On the new-business front, the agency added Ontrak, which uses behavioral therapy and AI techniques to reach care-avoidant populations, to a roster that includes huge pharma companies such as Pfizer and Merck. “Ontrak works with people suffering from addiction or mental health issues, using telemedicine approaches and connecting patients with therapists,” Cronin explains, noting that its services were well developed before COVID and they were in even higher demand last year.
Cronin also reports continued expansion of Ogilvy Health’s 17-year relationship with Bristol Myers Squibb, which now encompasses the realms of immunology and immuno-oncology. “We’ve been with them from the Taxol days to Opdivo, and it’s exciting to be part of that journey,” she says. The agency similarly broadened its relationship with Ferring Pharmaceuticals, winning the company’s PR business and an assignment around its first microbiome product, which involves fecal transplantation.
Then there’s Ogilvy Health’s point-of-care practice, which launched five years ago — well before the channel’s current boom. “It applies technology to engage with doctors wherever they are — on the web, in the EHR, in the hospital or clinic,” explains chief digital officer Ritesh Patel. “The pandemic forced a shift — sales reps can’t get into buildings and can’t engage with the doctors — so more of our clients have moved to this new way of engaging.”
And like other agencies big and small, Ogilvy Health spent much of 2020 dreaming up ways to let staff know they’re appreciated and to ensure that everyone feels connected. One tactic that connected: a live lottery, with three monthly winners receiving personalized gifts (for a housebound traveler, a basket of snacks from around the world; for a whitewater rafter, a waterproof camping bag).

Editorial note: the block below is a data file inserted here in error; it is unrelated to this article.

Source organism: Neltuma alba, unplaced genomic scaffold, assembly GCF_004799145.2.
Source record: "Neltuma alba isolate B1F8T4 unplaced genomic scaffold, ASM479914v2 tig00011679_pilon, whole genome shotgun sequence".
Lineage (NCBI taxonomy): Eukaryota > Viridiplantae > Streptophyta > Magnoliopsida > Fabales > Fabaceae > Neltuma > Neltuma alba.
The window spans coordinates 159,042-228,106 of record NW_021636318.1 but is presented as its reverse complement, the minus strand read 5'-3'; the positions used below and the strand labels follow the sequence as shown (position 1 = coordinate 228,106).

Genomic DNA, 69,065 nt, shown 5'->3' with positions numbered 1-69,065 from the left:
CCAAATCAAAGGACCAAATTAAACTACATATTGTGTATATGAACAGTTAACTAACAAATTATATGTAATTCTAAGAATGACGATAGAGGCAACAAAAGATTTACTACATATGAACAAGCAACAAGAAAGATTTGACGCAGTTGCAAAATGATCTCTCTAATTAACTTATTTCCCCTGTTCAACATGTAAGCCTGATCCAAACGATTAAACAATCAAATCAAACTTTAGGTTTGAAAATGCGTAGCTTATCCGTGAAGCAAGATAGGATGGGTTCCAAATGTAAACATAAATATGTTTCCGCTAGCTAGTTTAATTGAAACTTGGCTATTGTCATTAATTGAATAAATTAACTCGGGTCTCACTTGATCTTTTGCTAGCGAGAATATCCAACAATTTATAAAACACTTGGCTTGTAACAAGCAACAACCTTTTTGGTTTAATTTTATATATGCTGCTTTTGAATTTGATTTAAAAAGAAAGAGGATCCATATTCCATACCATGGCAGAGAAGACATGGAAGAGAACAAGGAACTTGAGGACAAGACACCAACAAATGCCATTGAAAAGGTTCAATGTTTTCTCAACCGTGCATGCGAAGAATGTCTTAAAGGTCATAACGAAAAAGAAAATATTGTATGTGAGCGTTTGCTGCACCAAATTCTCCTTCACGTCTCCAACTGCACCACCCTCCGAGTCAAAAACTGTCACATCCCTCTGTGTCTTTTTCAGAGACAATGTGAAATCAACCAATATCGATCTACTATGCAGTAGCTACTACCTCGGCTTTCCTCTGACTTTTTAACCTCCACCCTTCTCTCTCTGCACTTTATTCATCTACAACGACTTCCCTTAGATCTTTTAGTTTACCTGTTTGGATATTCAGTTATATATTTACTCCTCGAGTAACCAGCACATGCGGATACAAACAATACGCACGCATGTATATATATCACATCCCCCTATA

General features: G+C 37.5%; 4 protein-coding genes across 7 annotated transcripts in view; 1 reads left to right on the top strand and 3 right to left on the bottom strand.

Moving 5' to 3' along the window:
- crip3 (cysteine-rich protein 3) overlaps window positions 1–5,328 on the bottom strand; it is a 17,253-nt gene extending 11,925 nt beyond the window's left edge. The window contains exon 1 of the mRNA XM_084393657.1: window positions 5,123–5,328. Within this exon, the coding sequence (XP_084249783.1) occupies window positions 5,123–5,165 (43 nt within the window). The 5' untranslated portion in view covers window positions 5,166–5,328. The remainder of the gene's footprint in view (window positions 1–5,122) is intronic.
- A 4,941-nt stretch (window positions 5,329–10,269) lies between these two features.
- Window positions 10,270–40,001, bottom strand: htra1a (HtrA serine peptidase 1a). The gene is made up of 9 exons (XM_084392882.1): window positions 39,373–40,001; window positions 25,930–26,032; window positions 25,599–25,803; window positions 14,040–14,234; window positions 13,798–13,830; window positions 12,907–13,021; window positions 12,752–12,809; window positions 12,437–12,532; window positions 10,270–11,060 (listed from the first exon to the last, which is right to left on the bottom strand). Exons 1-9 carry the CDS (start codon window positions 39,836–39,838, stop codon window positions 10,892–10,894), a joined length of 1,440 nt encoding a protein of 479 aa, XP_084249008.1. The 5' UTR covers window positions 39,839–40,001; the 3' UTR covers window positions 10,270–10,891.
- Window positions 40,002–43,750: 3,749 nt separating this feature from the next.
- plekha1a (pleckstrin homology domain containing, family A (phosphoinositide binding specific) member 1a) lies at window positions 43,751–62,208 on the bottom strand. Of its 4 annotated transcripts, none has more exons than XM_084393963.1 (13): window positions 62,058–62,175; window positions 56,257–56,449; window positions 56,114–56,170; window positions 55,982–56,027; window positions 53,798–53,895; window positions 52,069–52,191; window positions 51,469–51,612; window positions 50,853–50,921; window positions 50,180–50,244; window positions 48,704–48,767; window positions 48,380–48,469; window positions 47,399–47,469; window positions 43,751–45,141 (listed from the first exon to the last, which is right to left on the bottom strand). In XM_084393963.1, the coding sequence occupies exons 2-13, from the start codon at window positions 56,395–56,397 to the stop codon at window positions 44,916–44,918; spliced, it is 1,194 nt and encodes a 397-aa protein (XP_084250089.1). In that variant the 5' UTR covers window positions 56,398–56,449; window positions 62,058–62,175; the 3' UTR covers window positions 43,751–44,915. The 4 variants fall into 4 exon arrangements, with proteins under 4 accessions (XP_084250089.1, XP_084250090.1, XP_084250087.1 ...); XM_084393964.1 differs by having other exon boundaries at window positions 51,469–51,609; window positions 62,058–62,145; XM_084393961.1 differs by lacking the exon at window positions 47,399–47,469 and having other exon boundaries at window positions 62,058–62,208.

Cronin acknowledges the obvious: Working remotely was a major challenge. “We’ve all figured out the Zoom thing, but often the way we grow our business is just by walking the client’s halls,” she says. “It’s hard to engage when you can’t do that; we have to work doubly hard to get in the client’s head. I miss being with the clients and I know my team members do as well.”
At the same time, she firmly believes that telehealth and many other changes of the past year are here to stay: “We’re not going to market the way we did pre-COVID. We’ll need to keep helping our clients figure out how to support sales efforts remotely.”
As for an eventual return to the office, stay tuned. “We have people who won’t want to return full-time,” Cronin continues. “So how do you manage a workforce that’s part in the office and part outside? In meetings, we’ll have to make sure we’re still using digital tools to include those who aren’t in the room.”
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The idea I wish I had…
Launched within hours of the Biden/Harris inauguration, Today We Rise captured the swearing in of our 49th Vice President, Kamala Harris, as seen through the eyes of young girls across the U.S. To shoot it, a volunteer network of photographers and cinematographers fanned out to some 30 households around the country. It chronicled history in the making. — Kate Cronin
This story was updated to correct erroneous information about Ogilvy Health’s work with Ferring Pharmaceuticals.